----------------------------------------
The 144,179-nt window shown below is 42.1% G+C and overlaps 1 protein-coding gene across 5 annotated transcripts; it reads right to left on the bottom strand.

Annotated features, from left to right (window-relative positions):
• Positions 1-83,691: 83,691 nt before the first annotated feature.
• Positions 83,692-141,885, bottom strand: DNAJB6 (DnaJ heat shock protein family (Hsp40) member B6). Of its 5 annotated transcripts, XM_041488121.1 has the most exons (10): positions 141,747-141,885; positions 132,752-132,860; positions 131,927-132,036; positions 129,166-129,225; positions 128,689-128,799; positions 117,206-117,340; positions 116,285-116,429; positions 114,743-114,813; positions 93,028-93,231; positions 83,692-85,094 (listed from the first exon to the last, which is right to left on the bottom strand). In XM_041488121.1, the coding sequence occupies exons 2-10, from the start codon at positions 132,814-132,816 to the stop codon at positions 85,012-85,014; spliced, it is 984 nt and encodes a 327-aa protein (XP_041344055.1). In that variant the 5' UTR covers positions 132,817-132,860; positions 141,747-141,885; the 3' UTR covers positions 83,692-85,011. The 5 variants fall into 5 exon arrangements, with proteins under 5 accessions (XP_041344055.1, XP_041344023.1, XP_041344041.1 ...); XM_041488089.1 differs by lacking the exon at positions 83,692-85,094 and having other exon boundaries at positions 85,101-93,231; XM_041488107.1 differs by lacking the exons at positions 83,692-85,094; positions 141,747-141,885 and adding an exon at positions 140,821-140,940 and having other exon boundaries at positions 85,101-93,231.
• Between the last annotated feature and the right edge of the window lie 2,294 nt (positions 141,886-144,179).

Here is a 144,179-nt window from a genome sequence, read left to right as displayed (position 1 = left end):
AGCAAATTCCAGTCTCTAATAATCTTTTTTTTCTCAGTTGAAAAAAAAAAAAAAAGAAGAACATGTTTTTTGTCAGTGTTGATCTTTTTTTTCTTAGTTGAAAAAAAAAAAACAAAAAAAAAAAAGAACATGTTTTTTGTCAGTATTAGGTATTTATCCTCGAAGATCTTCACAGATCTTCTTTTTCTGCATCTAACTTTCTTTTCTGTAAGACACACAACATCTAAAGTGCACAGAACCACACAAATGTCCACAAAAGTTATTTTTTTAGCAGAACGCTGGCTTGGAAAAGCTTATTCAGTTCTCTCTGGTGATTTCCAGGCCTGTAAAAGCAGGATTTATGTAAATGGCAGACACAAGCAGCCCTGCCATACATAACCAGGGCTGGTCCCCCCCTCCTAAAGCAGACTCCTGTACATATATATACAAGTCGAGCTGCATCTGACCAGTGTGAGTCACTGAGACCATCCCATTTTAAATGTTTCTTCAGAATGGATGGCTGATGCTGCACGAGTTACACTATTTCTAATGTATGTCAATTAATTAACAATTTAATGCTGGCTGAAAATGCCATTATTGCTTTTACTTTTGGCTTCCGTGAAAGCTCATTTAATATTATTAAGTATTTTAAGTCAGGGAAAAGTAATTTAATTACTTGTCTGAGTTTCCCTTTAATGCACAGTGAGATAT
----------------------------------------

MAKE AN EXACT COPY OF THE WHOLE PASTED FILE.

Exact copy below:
The 144,179-nt window shown below is 42.1% G+C and overlaps 1 protein-coding gene across 5 annotated transcripts; it reads right to left on the bottom strand.

Annotated features, from left to right (window-relative positions):
• Positions 1-83,691: 83,691 nt before the first annotated feature.
• Positions 83,692-141,885, bottom strand: DNAJB6 (DnaJ heat shock protein family (Hsp40) member B6). Of its 5 annotated transcripts, XM_041488121.1 has the most exons (10): positions 141,747-141,885; positions 132,752-132,860; positions 131,927-132,036; positions 129,166-129,225; positions 128,689-128,799; positions 117,206-117,340; positions 116,285-116,429; positions 114,743-114,813; positions 93,028-93,231; positions 83,692-85,094 (listed from the first exon to the last, which is right to left on the bottom strand). In XM_041488121.1, the coding sequence occupies exons 2-10, from the start codon at positions 132,814-132,816 to the stop codon at positions 85,012-85,014; spliced, it is 984 nt and encodes a 327-aa protein (XP_041344055.1). In that variant the 5' UTR covers positions 132,817-132,860; positions 141,747-141,885; the 3' UTR covers positions 83,692-85,011. The 5 variants fall into 5 exon arrangements, with proteins under 5 accessions (XP_041344055.1, XP_041344023.1, XP_041344041.1 ...); XM_041488089.1 differs by lacking the exon at positions 83,692-85,094 and having other exon boundaries at positions 85,101-93,231; XM_041488107.1 differs by lacking the exons at positions 83,692-85,094; positions 141,747-141,885 and adding an exon at positions 140,821-140,940 and having other exon boundaries at positions 85,101-93,231.
• Between the last annotated feature and the right edge of the window lie 2,294 nt (positions 141,886-144,179).

Here is a 144,179-nt window from a genome sequence, read left to right as displayed (position 1 = left end):
AGCAAATTCCAGTCTCTAATAATCTTTTTTTTCTCAGTTGAAAAAAAAAAAAAAAGAAGAACATGTTTTTTGTCAGTGTTGATCTTTTTTTTCTTAGTTGAAAAAAAAAAAACAAAAAAAAAAAAGAACATGTTTTTTGTCAGTATTAGGTATTTATCCTCGAAGATCTTCACAGATCTTCTTTTTCTGCATCTAACTTTCTTTTCTGTAAGACACACAACATCTAAAGTGCACAGAACCACACAAATGTCCACAAAAGTTATTTTTTTAGCAGAACGCTGGCTTGGAAAAGCTTATTCAGTTCTCTCTGGTGATTTCCAGGCCTGTAAAAGCAGGATTTATGTAAATGGCAGACACAAGCAGCCCTGCCATACATAACCAGGGCTGGTCCCCCCCTCCTAAAGCAGACTCCTGTACATATATATACAAGTCGAGCTGCATCTGACCAGTGTGAGTCACTGAGACCATCCCATTTTAAATGTTTCTTCAGAATGGATGGCTGATGCTGCACGAGTTACACTATTTCTAATGTATGTCAATTAATTAACAATTTAATGCTGGCTGAAAATGCCATTATTGCTTTTACTTTTGGCTTCCGTGAAAGCTCATTTAATATTATTAAGTATTTTAAGTCAGGGAAAAGTAATTTAATTACTTGTCTGAGTTTCCCTTTAATGCACAGTGAGATAT